Bin laden killing frames presidential foreign policy debate

The debate between President Obama and Romney regarding the killing of Osama bin Laden has framed the foreign policy debate for this presidential election cycle. Obama has attempted to take foreign policy off the table by portraying Romney as a potentially weaker commander in chief. The entire debate is framed within the continually hawkish framework of the Washington establishment. The voice of ending occupation abruptly or avoiding future invasions is silent in the national, mainline debate as broadcast by the establishment corporate media.

The killing of Osama bin Laden is an anomaly in the “war on terror.” It does not really speak to the “policy” aspect of foreign policy. It is a character, horse race driven, election cycle talking point. Both Obama and Romney know that the American people are exhausted when it comes to discussing foreign policy. So Obama does not want to tout his support of NATO funded troops in Libya or the escalation of the Afghanistan war or the escalation of drone attacks in Pakistan and Yemen.

The mode of operation by establishment candidates in presidential elections is to push out withdrawal dates of ongoing wars/occupations beyond the first term and not address specific policy decisions that might arise in the near future. Basically do not allow an open and honest debate about the direction of US foreign policy. Foreign policy is an issue where the voting public and the political and financial establishments are diametrically opposed. So the political establishment turns the issue into “he said, she said” political theater. The result is that the American people are never given the luxury of an open national debate on the use of their own tax dollars by their own military.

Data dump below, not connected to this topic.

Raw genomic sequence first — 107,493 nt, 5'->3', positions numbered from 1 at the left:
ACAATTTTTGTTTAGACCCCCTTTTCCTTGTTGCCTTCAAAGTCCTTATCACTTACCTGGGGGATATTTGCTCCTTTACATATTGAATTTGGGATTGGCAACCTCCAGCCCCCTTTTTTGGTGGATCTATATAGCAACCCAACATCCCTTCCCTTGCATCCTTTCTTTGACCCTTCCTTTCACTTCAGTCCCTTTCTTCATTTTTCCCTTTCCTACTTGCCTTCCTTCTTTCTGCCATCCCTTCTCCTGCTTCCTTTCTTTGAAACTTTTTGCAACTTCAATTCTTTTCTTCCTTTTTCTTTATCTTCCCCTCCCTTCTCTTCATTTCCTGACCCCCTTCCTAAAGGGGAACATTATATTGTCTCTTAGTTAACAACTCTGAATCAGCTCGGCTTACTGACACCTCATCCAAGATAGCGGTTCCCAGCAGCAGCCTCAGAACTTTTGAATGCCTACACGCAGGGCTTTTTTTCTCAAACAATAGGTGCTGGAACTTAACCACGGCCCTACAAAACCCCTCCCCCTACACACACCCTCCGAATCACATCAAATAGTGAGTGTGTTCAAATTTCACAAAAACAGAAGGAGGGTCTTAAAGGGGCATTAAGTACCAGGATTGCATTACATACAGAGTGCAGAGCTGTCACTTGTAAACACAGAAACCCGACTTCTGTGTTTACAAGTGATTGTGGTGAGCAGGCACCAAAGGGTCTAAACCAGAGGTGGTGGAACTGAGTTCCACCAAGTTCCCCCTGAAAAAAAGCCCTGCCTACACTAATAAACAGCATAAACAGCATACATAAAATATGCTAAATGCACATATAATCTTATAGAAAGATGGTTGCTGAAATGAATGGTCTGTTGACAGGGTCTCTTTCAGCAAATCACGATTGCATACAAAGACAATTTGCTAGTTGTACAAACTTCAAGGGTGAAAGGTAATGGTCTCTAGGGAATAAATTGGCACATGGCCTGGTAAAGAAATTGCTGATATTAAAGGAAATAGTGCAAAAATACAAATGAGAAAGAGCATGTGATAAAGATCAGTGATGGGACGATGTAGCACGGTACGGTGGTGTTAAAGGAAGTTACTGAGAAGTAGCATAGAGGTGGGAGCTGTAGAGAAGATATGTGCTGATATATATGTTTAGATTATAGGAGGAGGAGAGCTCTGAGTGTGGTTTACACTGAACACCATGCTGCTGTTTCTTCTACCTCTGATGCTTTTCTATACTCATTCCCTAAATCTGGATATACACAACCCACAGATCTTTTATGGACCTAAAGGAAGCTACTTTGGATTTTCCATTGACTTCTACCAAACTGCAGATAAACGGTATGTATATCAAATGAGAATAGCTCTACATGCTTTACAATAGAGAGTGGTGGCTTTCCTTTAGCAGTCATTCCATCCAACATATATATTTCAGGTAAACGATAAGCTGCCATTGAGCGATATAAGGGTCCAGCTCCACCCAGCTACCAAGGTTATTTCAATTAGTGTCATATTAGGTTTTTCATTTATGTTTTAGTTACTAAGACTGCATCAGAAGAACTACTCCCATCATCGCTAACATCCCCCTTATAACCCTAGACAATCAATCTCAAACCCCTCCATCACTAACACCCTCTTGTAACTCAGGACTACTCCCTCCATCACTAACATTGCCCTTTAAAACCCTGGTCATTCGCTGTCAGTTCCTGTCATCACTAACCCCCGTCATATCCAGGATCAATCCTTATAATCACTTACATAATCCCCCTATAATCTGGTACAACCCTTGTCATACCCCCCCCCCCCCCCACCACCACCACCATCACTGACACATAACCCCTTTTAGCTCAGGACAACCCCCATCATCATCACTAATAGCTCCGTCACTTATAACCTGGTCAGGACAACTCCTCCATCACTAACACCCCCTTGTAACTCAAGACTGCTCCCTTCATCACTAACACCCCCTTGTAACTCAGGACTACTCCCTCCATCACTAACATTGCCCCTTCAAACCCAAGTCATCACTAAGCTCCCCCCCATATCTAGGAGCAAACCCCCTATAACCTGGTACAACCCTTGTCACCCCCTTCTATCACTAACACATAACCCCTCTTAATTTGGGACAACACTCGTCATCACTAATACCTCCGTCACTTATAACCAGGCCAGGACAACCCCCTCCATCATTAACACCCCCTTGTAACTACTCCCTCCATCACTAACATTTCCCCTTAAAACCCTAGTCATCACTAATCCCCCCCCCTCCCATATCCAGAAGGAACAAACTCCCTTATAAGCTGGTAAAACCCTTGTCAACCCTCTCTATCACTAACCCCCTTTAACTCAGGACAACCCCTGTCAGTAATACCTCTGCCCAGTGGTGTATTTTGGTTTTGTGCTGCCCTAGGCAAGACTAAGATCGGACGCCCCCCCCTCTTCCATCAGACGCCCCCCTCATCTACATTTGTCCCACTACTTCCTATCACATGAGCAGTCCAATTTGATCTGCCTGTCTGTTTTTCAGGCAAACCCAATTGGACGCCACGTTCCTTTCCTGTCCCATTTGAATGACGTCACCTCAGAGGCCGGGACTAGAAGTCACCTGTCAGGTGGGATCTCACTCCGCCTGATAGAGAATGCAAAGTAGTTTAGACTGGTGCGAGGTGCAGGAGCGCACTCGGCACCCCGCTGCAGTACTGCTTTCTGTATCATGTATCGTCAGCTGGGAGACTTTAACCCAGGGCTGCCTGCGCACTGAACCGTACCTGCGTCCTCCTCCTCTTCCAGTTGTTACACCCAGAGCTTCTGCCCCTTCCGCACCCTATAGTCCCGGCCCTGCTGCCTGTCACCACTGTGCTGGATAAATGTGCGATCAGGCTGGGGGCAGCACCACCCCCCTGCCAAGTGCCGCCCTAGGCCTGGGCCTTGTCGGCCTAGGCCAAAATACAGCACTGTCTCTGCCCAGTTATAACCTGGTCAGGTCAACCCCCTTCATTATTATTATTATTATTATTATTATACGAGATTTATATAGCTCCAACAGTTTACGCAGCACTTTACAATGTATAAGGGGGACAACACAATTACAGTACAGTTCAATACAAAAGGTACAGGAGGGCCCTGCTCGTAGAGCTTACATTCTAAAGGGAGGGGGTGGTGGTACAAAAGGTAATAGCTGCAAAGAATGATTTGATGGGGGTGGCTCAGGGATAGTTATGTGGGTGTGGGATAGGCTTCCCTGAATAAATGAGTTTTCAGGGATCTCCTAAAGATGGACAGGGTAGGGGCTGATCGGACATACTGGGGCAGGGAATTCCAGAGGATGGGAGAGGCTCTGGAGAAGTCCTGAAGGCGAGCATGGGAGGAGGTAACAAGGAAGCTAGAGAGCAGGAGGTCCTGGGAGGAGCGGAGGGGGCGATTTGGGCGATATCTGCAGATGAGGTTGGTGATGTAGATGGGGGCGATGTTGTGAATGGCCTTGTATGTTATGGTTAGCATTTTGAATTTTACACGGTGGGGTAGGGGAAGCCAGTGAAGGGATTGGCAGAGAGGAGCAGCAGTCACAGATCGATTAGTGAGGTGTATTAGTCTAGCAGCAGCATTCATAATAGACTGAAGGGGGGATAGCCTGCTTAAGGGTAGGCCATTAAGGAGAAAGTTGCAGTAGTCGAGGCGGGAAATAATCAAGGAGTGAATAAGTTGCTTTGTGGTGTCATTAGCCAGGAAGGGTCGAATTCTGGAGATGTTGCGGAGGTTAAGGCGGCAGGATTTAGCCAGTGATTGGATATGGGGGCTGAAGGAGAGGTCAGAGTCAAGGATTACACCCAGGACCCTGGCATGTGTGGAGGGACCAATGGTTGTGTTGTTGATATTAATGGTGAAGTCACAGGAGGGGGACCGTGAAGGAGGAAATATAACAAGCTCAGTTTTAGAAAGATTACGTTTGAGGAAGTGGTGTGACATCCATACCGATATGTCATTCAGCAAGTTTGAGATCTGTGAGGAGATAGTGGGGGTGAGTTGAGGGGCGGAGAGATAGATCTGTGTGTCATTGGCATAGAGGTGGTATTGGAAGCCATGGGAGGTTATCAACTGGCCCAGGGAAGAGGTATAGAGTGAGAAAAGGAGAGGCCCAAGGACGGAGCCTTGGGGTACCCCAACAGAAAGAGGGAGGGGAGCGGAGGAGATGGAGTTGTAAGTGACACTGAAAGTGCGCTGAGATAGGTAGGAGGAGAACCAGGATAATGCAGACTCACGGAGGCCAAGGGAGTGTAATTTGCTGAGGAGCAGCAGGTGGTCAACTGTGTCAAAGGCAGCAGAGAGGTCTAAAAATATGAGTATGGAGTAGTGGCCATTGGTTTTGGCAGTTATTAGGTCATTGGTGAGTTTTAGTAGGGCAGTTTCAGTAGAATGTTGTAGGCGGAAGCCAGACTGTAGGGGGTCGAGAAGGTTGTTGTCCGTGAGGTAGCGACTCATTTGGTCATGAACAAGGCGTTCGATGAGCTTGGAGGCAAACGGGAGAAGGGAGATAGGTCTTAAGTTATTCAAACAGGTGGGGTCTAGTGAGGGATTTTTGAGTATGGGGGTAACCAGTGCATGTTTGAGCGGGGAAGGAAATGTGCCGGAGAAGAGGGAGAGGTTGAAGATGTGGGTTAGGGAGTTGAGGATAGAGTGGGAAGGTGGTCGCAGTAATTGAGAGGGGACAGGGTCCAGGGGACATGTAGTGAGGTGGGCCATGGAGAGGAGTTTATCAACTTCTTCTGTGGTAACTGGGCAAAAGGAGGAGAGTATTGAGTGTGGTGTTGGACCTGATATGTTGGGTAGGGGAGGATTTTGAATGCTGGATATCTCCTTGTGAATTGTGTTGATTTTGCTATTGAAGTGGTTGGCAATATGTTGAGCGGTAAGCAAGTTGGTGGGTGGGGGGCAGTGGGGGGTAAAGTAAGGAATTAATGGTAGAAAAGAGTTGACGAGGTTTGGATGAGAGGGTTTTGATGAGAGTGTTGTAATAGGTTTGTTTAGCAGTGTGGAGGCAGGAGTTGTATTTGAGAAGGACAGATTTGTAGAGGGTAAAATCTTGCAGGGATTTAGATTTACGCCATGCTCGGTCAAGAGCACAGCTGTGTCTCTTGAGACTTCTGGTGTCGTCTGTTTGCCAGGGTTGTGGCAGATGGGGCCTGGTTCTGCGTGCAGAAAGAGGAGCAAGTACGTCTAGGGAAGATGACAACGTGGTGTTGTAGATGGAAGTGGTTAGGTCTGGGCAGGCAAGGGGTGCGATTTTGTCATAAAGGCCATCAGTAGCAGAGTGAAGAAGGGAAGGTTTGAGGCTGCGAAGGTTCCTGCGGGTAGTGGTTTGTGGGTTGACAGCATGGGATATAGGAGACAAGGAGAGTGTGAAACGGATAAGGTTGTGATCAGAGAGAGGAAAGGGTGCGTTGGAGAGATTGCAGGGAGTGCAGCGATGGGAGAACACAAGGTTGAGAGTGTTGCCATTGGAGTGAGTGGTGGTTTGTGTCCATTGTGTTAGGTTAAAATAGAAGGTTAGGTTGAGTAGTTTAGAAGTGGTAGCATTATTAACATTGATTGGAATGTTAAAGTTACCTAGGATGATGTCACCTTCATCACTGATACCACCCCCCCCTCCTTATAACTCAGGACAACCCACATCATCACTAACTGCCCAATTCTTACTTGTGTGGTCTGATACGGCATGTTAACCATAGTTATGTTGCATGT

The reason that both Romney and Obama may want to focus on the now frivolous bin Laden debate is to avoid the publicly confronting the severity of the country’s economic outlook, which is the real national security issue of the day. Not addressing the $16 trillion debt has started a race to devalue the world’s leading currencies. Case in point, in the last 24 hours the Australian national bank jumped in on the fun and lowered their interest rate by 50 basis points. The Australian dollar and the Japanese Yen are the two most recent so called safe haven currencies to suffer as a result of central bank activity. America’s enemies around the world are now a result of currency devaluation as much as military presence.

As the campaign unfolds we are likely to see meaningless discussion with regard to US foreign policy. Iran will be a topic in the near future and they will simply argue about the timing of backing Israel and striking Iran.

Filed Under: FeaturedForeign Policy


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